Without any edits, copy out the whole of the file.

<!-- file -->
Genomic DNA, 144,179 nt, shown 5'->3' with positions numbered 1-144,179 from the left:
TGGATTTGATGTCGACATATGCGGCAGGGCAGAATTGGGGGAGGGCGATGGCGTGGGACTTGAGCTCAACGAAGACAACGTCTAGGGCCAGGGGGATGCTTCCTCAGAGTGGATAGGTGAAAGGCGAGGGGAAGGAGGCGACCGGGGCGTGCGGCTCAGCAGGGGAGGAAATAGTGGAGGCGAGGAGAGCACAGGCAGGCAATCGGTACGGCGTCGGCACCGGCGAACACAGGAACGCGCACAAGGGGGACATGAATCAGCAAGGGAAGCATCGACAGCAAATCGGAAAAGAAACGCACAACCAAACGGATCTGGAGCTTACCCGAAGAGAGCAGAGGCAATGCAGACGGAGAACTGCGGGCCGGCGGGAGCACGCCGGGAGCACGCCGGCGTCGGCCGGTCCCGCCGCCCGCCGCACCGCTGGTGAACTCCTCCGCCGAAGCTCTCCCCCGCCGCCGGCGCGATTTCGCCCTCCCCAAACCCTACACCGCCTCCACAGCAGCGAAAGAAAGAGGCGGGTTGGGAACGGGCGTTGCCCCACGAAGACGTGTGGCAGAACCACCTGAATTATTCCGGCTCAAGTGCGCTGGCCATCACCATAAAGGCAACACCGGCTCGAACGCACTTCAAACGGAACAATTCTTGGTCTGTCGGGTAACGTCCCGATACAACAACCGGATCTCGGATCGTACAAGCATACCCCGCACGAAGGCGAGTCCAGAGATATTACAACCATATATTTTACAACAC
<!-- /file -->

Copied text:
Genomic DNA, 144,179 nt, shown 5'->3' with positions numbered 1-144,179 from the left:
TGGATTTGATGTCGACATATGCGGCAGGGCAGAATTGGGGGAGGGCGATGGCGTGGGACTTGAGCTCAACGAAGACAACGTCTAGGGCCAGGGGGATGCTTCCTCAGAGTGGATAGGTGAAAGGCGAGGGGAAGGAGGCGACCGGGGCGTGCGGCTCAGCAGGGGAGGAAATAGTGGAGGCGAGGAGAGCACAGGCAGGCAATCGGTACGGCGTCGGCACCGGCGAACACAGGAACGCGCACAAGGGGGACATGAATCAGCAAGGGAAGCATCGACAGCAAATCGGAAAAGAAACGCACAACCAAACGGATCTGGAGCTTACCCGAAGAGAGCAGAGGCAATGCAGACGGAGAACTGCGGGCCGGCGGGAGCACGCCGGGAGCACGCCGGCGTCGGCCGGTCCCGCCGCCCGCCGCACCGCTGGTGAACTCCTCCGCCGAAGCTCTCCCCCGCCGCCGGCGCGATTTCGCCCTCCCCAAACCCTACACCGCCTCCACAGCAGCGAAAGAAAGAGGCGGGTTGGGAACGGGCGTTGCCCCACGAAGACGTGTGGCAGAACCACCTGAATTATTCCGGCTCAAGTGCGCTGGCCATCACCATAAAGGCAACACCGGCTCGAACGCACTTCAAACGGAACAATTCTTGGTCTGTCGGGTAACGTCCCGATACAACAACCGGATCTCGGATCGTACAAGCATACCCCGCACGAAGGCGAGTCCAGAGATATTACAACCATATATTTTACAACAC